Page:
It is end of term, so it felt appropriate to close with such a happy dance walk.
I had some time between meetings up at UBC yesterday, so I popped in on two art exhibits. The first one is called Hawaii Beyond the Wave, Hawaii Beyond the Postcard. The travelling exhibit is an ethnographic field study on land use, food production and genetically modified foods on the island of Kauai. Artist Mascha Gugganig encourages visitors to send postcards with commentary about the exhibit which are then incorporated into the next stop of the art tour. Find out more on their blog. The exhibit is on at the Liu Institute for Global Issues through May 2nd.
Then I meandered over to the Belkin Gallery to take in The Spaces Between which features contemporary artists from Havana in various media: video, photography, paintings and more. I found it humorous and engaging. This one runs through April 13th, so better hurry if you want to see it.
It was a very pleasant way to while away an afternoon. On such a sunny day, it wasn’t hard to imagine myself in one of these tropical climes.
A teeny spider joined me in my restorative yoga class yesterday. He (or maybe she) was hogging the bolster. I pushed the bolster away, only to find he’d moved onto the second bolster nearer to me a few minutes later. OMMMMM MY GOD. I shoved that bolster away with a little more force, almost taking out the Japanese rice screen I was lying beside. Hearing the commotion in the corner, my yoga teacher came silently to my rescue. She gently lifted the bolster, carried it to the door and brushed it onto the sidewalk, all without causing a ruckus. Normally, I would do the same, but I was reluctant to get up from my very restorative position under blankets and pillows. Also, I didn’t have my super duper Lee Valley Tools trap that keeps spiders at arm’s length. My yoga teacher said that a spider in your life means you are weaving a new web. Let’s hope that eight-legged yogi helps me spin some magic into my thesis this year.
I’m going to a concert tonight at a friend’s home. Lawler + Fadoul arrange and perform a prelude repertoire on flute and marimba. The duo “offers audiences an unexpected mélange of classical virtuosity, lively commentary, theatrical flair and a small dose of indie rock sensibility.” At least that’s what their website says so eloquently. They have performed in the Kennedy Center, Strathmore, the Cerritos Center, the Kravis Center, Trinity Wall Street, and the Tribeca Performing Arts Center.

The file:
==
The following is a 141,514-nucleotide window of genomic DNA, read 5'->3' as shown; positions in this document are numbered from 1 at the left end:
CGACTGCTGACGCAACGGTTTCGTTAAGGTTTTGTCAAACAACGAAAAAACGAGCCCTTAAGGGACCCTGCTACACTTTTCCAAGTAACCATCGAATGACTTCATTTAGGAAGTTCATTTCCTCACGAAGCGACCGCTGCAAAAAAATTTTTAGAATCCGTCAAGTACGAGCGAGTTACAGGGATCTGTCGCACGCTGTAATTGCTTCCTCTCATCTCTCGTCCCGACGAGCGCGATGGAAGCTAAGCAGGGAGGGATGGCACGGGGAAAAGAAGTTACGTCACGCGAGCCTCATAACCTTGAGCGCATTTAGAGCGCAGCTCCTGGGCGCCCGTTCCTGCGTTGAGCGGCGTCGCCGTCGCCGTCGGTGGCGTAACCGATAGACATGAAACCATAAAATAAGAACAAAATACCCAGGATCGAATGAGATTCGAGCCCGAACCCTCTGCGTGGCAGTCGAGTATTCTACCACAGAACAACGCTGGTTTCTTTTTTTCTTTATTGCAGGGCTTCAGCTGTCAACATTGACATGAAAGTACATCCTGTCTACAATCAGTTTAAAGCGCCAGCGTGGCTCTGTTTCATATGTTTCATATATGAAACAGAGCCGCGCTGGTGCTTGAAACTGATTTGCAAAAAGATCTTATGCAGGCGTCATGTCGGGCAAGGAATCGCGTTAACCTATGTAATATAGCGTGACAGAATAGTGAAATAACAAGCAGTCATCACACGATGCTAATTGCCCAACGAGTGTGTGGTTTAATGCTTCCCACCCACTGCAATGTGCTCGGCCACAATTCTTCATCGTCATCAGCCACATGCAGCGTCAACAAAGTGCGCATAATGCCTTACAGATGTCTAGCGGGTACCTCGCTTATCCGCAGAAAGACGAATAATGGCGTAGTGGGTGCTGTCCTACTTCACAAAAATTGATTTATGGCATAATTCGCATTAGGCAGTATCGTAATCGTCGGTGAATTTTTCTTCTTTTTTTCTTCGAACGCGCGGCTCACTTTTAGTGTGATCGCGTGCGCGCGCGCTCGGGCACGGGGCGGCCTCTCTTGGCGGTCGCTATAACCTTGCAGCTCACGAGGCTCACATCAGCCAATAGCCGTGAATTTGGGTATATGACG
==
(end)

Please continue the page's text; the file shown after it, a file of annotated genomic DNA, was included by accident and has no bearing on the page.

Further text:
In addition to my friend’s beautiful home, they will also be performing at the Hilton Vancouver Metrotown at 10:30 tomorrow morning in a “Pitch/Perform” session for the annual conference of the British Columbia Touring Council. More information here.
They have also just released a CD called Prelude Cocktail. Very excited to be getting a preview tonight.
A dedicated group is trying to save the iconic Hollywood Theatre in my neighbourhood. They need support. You can start by signing the petition. Here’s the latest call out with several ways you can help.
We have recently presented to the City a document called “Reinventing the Hollywood” that shows our vision for this heritage landmark and much loved cinema house. We want not just to preserve it, but transform it into something even better than before – a vital and dynamic hub for cinema, music, performances, film festivals, lectures and forums, and much more.
If you agree with it, we need you to email the Mayor and Councillors and tell them that you support this vision and want them to act on it. Please share this message with anyone you know who cares about keeping Vancouver a vibrant, visionary and culturally dynamic place.
The best indicator of your level of consciousness is how you deal with life’s challenges when they come. Through those challenges, an already unconscious person tends to become more deeply unconscious, and a conscious person more intensely conscious. You can use a challenge to awaken you, or you can allow it to pull you into even deeper sleep. – Eckhart Tolle, Present Moment Reminders
I came across this cool walking series called the Unlearning Walking Club. It’s part of Spaces of Contestation at the Unit/Pitt Project (formerly the Helen Pitt Gallery) on Pender in Vancouver. The moving exploration runs through April 20 and is led by Zoe Keye and Catherine Grau. There’s a walk this Sunday. They’re also running a walk on Saturday at a related art and education exhibit at the UBC Audain Art Centre. You have to register for both. And check out their blog for more cool pics like the one above.